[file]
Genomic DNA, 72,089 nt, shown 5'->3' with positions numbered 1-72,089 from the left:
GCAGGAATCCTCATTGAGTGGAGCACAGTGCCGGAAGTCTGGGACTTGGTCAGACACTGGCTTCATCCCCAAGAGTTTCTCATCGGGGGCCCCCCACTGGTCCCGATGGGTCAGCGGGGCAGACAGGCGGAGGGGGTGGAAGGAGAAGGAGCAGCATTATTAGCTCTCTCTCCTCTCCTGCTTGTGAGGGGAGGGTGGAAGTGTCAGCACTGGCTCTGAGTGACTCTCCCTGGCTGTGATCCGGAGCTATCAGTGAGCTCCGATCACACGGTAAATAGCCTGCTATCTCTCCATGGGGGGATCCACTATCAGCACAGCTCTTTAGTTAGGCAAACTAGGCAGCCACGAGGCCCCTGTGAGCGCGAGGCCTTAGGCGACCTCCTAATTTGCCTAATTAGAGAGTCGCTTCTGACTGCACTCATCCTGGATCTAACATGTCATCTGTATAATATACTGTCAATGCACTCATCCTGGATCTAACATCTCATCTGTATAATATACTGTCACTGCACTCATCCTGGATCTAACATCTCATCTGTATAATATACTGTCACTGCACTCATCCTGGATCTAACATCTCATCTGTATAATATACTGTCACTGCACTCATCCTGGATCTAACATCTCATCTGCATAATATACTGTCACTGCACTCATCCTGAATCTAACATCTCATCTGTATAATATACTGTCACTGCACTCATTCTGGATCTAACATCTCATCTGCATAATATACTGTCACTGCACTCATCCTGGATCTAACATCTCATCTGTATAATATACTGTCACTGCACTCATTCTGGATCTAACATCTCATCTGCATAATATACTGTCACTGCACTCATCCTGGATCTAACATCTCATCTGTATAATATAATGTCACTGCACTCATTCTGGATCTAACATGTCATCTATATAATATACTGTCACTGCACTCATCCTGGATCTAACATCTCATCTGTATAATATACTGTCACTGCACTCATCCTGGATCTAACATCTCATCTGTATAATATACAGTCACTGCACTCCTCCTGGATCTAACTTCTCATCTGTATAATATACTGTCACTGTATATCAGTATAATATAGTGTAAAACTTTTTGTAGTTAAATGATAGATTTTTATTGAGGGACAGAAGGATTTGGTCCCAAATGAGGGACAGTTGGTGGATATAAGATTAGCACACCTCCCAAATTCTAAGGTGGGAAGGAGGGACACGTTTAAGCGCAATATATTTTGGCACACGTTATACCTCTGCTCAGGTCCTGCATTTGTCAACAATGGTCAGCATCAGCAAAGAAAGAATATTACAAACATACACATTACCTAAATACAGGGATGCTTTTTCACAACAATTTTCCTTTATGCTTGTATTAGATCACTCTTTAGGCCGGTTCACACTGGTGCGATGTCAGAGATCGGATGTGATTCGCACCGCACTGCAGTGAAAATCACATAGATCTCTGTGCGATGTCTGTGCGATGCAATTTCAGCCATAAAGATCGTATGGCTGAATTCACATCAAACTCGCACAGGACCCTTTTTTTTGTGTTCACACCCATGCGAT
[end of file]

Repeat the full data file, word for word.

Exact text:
Genomic DNA, 72,089 nt, shown 5'->3' with positions numbered 1-72,089 from the left:
GCAGGAATCCTCATTGAGTGGAGCACAGTGCCGGAAGTCTGGGACTTGGTCAGACACTGGCTTCATCCCCAAGAGTTTCTCATCGGGGGCCCCCCACTGGTCCCGATGGGTCAGCGGGGCAGACAGGCGGAGGGGGTGGAAGGAGAAGGAGCAGCATTATTAGCTCTCTCTCCTCTCCTGCTTGTGAGGGGAGGGTGGAAGTGTCAGCACTGGCTCTGAGTGACTCTCCCTGGCTGTGATCCGGAGCTATCAGTGAGCTCCGATCACACGGTAAATAGCCTGCTATCTCTCCATGGGGGGATCCACTATCAGCACAGCTCTTTAGTTAGGCAAACTAGGCAGCCACGAGGCCCCTGTGAGCGCGAGGCCTTAGGCGACCTCCTAATTTGCCTAATTAGAGAGTCGCTTCTGACTGCACTCATCCTGGATCTAACATGTCATCTGTATAATATACTGTCAATGCACTCATCCTGGATCTAACATCTCATCTGTATAATATACTGTCACTGCACTCATCCTGGATCTAACATCTCATCTGTATAATATACTGTCACTGCACTCATCCTGGATCTAACATCTCATCTGTATAATATACTGTCACTGCACTCATCCTGGATCTAACATCTCATCTGCATAATATACTGTCACTGCACTCATCCTGAATCTAACATCTCATCTGTATAATATACTGTCACTGCACTCATTCTGGATCTAACATCTCATCTGCATAATATACTGTCACTGCACTCATCCTGGATCTAACATCTCATCTGTATAATATACTGTCACTGCACTCATTCTGGATCTAACATCTCATCTGCATAATATACTGTCACTGCACTCATCCTGGATCTAACATCTCATCTGTATAATATAATGTCACTGCACTCATTCTGGATCTAACATGTCATCTATATAATATACTGTCACTGCACTCATCCTGGATCTAACATCTCATCTGTATAATATACTGTCACTGCACTCATCCTGGATCTAACATCTCATCTGTATAATATACAGTCACTGCACTCCTCCTGGATCTAACTTCTCATCTGTATAATATACTGTCACTGTATATCAGTATAATATAGTGTAAAACTTTTTGTAGTTAAATGATAGATTTTTATTGAGGGACAGAAGGATTTGGTCCCAAATGAGGGACAGTTGGTGGATATAAGATTAGCACACCTCCCAAATTCTAAGGTGGGAAGGAGGGACACGTTTAAGCGCAATATATTTTGGCACACGTTATACCTCTGCTCAGGTCCTGCATTTGTCAACAATGGTCAGCATCAGCAAAGAAAGAATATTACAAACATACACATTACCTAAATACAGGGATGCTTTTTCACAACAATTTTCCTTTATGCTTGTATTAGATCACTCTTTAGGCCGGTTCACACTGGTGCGATGTCAGAGATCGGATGTGATTCGCACCGCACTGCAGTGAAAATCACATAGATCTCTGTGCGATGTCTGTGCGATGCAATTTCAGCCATAAAGATCGTATGGCTGAATTCACATCAAACTCGCACAGGACCCTTTTTTTTGTGTTCACACCCATGCGAT